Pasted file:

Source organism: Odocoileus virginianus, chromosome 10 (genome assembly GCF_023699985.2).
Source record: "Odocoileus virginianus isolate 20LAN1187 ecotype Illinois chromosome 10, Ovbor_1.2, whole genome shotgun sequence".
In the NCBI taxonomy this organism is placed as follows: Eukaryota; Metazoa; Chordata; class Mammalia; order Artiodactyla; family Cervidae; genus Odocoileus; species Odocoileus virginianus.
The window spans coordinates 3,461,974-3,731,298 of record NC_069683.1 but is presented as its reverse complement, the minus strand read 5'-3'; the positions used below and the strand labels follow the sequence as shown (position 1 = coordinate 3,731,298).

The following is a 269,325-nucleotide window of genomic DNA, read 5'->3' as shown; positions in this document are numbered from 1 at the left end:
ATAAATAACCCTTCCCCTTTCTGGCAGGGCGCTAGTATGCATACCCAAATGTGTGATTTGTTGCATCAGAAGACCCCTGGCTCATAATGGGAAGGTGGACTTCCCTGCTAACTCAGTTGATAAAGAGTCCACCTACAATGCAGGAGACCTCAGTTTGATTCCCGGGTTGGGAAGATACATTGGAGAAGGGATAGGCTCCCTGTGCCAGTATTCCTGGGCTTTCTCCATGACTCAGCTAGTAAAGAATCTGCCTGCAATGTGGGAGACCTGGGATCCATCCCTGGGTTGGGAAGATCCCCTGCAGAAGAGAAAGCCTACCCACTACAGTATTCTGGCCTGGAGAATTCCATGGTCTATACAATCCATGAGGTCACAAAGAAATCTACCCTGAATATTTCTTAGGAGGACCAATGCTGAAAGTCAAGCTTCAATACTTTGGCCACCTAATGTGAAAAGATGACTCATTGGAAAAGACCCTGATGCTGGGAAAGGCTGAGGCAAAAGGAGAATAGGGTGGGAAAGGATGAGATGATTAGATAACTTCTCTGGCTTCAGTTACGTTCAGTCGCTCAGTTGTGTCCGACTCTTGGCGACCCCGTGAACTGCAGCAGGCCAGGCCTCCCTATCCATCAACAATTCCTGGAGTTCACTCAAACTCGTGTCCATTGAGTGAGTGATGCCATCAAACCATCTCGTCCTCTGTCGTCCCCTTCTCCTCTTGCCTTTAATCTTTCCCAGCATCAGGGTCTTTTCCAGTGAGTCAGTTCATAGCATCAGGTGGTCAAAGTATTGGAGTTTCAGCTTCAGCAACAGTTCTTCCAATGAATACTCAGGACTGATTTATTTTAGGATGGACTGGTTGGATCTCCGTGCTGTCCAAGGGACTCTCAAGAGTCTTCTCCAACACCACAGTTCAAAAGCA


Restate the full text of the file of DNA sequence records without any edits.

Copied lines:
Source organism: Odocoileus virginianus, chromosome 10 (genome assembly GCF_023699985.2).
Source record: "Odocoileus virginianus isolate 20LAN1187 ecotype Illinois chromosome 10, Ovbor_1.2, whole genome shotgun sequence".
In the NCBI taxonomy this organism is placed as follows: Eukaryota; Metazoa; Chordata; class Mammalia; order Artiodactyla; family Cervidae; genus Odocoileus; species Odocoileus virginianus.
The window spans coordinates 3,461,974-3,731,298 of record NC_069683.1 but is presented as its reverse complement, the minus strand read 5'-3'; the positions used below and the strand labels follow the sequence as shown (position 1 = coordinate 3,731,298).

The following is a 269,325-nucleotide window of genomic DNA, read 5'->3' as shown; positions in this document are numbered from 1 at the left end:
ATAAATAACCCTTCCCCTTTCTGGCAGGGCGCTAGTATGCATACCCAAATGTGTGATTTGTTGCATCAGAAGACCCCTGGCTCATAATGGGAAGGTGGACTTCCCTGCTAACTCAGTTGATAAAGAGTCCACCTACAATGCAGGAGACCTCAGTTTGATTCCCGGGTTGGGAAGATACATTGGAGAAGGGATAGGCTCCCTGTGCCAGTATTCCTGGGCTTTCTCCATGACTCAGCTAGTAAAGAATCTGCCTGCAATGTGGGAGACCTGGGATCCATCCCTGGGTTGGGAAGATCCCCTGCAGAAGAGAAAGCCTACCCACTACAGTATTCTGGCCTGGAGAATTCCATGGTCTATACAATCCATGAGGTCACAAAGAAATCTACCCTGAATATTTCTTAGGAGGACCAATGCTGAAAGTCAAGCTTCAATACTTTGGCCACCTAATGTGAAAAGATGACTCATTGGAAAAGACCCTGATGCTGGGAAAGGCTGAGGCAAAAGGAGAATAGGGTGGGAAAGGATGAGATGATTAGATAACTTCTCTGGCTTCAGTTACGTTCAGTCGCTCAGTTGTGTCCGACTCTTGGCGACCCCGTGAACTGCAGCAGGCCAGGCCTCCCTATCCATCAACAATTCCTGGAGTTCACTCAAACTCGTGTCCATTGAGTGAGTGATGCCATCAAACCATCTCGTCCTCTGTCGTCCCCTTCTCCTCTTGCCTTTAATCTTTCCCAGCATCAGGGTCTTTTCCAGTGAGTCAGTTCATAGCATCAGGTGGTCAAAGTATTGGAGTTTCAGCTTCAGCAACAGTTCTTCCAATGAATACTCAGGACTGATTTATTTTAGGATGGACTGGTTGGATCTCCGTGCTGTCCAAGGGACTCTCAAGAGTCTTCTCCAACACCACAGTTCAAAAGCA